Beginning Monday August 25, the infantry barracks museum will be closed for remodeling and to prepare for a new theater and exhibits. Work is expected to be completed by spring of 2015. The site's movie will be played in the visitor center upon request.
Fabulous 4th Military Holiday
Those who won our independence believed liberty to be the secret of happiness and courage to be the secret of liberty." ~Louis D. Brandeis, Associate Justice of the U.S. Supreme Court, 1916-1939. Fort Scott National Historic Site invites you to come and join us in a celebration of our nation's independence for an Old Fashioned Military Holiday. A cannon firing at dusk, musical entertainment, children's games, and free ice cream are just a few of the activities offered Friday and Saturday, July 4-5.
Come and visit with people of the garrison as living history will be featured this holiday event. Test your skills as you take part in the fun of competing in historic games. Black powder smoke will be in the air throughout the weekend as artillery and musket programs will pay honor to our freedom. On Saturday, July 5, a special evening cannon firing at sunset will symbolize a military salute to our nation's independence by soldiers of Fort Scott in the 1840s.
Our nation was founded on the idea that all men are created equal, but this hasn't always been the case in practice. Ann Davis Shatteo was born free in the early 1800's. At the age of ten, she was kidnapped and forced into slavery. While a slave she served at the Fort Scott military post. This interpretive talk by Park Guide ShayLynn Clements will inform you about her struggles as a slave and triumphs as a free woman. What one thing would inspire someone to write a poem about it, pen a patriotic oath, place it on the top of a mountain in war, plant it on the face of the moon, or place it above the ruins of a building? Park Guide Gary Herrmann will offer you his beliefs on the meanings and symbolism of "Old Glory" with "It's a Grand Old Flag: History and Traditions of the Stars and Stripes." Park Volunteer and Master Gardner Kate Emmett-Sweetser will explain the role of gardens in the 19th Century soldier's nutrition with "Bloody Butchers and Rat Tails: The Role of the Hospital Garden at Fort Scott".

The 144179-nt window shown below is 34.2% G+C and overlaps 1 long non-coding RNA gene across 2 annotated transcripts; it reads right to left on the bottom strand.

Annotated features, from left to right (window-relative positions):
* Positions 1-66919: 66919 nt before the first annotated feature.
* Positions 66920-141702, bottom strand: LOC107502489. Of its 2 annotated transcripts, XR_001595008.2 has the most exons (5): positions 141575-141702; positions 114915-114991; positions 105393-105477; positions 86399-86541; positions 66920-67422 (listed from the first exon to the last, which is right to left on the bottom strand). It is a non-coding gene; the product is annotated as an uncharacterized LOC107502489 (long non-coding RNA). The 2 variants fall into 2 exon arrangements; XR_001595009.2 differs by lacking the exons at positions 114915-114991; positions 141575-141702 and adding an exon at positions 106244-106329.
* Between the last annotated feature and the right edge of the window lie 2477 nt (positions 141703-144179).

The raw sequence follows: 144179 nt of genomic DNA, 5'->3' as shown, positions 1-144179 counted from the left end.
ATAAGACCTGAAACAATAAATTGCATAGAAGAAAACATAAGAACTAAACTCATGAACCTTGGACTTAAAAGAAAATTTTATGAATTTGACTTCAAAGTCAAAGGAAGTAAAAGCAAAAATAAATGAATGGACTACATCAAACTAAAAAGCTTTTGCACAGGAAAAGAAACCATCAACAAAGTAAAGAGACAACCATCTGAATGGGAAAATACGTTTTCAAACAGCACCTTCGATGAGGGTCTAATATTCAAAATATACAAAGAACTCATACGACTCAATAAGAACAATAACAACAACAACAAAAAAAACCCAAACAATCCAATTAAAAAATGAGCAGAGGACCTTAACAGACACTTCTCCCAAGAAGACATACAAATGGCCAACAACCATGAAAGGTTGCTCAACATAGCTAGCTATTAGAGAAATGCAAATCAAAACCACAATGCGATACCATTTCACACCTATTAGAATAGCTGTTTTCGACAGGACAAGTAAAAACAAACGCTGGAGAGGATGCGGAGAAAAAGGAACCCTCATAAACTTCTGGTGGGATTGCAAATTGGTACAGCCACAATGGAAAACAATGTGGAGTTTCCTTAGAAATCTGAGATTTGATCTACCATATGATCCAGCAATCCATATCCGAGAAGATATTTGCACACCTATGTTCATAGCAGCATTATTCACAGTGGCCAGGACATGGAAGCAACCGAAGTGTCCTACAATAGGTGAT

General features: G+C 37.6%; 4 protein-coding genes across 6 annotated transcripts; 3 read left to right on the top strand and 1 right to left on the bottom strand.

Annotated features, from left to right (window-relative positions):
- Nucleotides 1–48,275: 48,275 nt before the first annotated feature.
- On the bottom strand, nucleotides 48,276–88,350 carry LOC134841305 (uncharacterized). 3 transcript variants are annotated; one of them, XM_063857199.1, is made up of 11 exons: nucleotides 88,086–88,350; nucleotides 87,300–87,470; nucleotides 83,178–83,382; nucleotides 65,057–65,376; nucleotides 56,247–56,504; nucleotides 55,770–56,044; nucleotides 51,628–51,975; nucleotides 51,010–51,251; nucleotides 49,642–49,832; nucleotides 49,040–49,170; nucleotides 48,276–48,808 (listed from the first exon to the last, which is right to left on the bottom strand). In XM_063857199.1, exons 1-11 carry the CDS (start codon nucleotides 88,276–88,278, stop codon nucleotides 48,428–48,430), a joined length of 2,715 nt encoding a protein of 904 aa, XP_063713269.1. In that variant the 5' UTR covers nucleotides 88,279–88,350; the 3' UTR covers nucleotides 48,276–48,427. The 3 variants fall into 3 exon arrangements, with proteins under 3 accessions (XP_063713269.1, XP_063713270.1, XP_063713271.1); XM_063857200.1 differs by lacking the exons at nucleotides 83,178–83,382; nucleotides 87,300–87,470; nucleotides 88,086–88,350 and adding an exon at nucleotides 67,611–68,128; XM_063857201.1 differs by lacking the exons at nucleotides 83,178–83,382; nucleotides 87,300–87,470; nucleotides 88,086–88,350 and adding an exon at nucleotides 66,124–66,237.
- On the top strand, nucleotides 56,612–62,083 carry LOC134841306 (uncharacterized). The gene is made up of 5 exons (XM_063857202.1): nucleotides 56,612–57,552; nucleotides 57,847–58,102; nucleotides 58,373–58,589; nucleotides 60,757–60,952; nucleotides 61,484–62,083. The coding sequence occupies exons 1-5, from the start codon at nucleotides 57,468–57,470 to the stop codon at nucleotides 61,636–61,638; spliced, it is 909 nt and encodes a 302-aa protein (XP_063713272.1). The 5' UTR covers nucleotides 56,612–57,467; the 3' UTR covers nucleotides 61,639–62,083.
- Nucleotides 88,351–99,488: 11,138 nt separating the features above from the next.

Pathfinders in Petticoats will explore the experiences of women connected to the Army in the American West from 1840-1880. Using first-hand accounts and historical documentation, the lives of officer's wives, laundresses and other women connected to the Army in the American West from 1840-1880 will be shared. By moving west with the Army, many women became pathfinders in their own unique ways as they sought to create stable home lives for themselves and their families. Historian and Fort Scott NHS long-time volunteer Michelle Martin will share from her extensive research in this field for this program.
Music will fill the air throughout the day on July 5 as the Holmes Brigade Minstrels will play popular tunes enjoyed by soldiers of Fort Scott during the 1800s. At 2 pm, join volunteers and staff as they fire a 30-gun salute honoring the 30 states in the Union in 1848. After the program, have a cup of homemade ice cream provided by the Friends of Fort Scott NHS, Inc. as you listen to patriotic music provided by the "Holmes Brigade Minstrels."
The schedule of activities is listed below:
FRIDAY, JULY 4
SATURDAY, JULY 5
Fort Scott National Historic Site, a unit of the National Park Service, is open daily from 8 a.m. to 5 p.m. There is no entrance fee charged. For more information call the site at 620-223-0310 or visit our web site at www.nps.gov/fosc.
Like us on Facebook at Fort Scott National Historic, National Park Service.
Did You Know?
Politics made strange bedfellows. John Little, a proslavery man, was shot to death at his father's store, by free state men who raided Fort Scott in December 1858. A friend, George Crawford, a free state man, was staying with Little that night. Crawford had once been the target of proslavery men.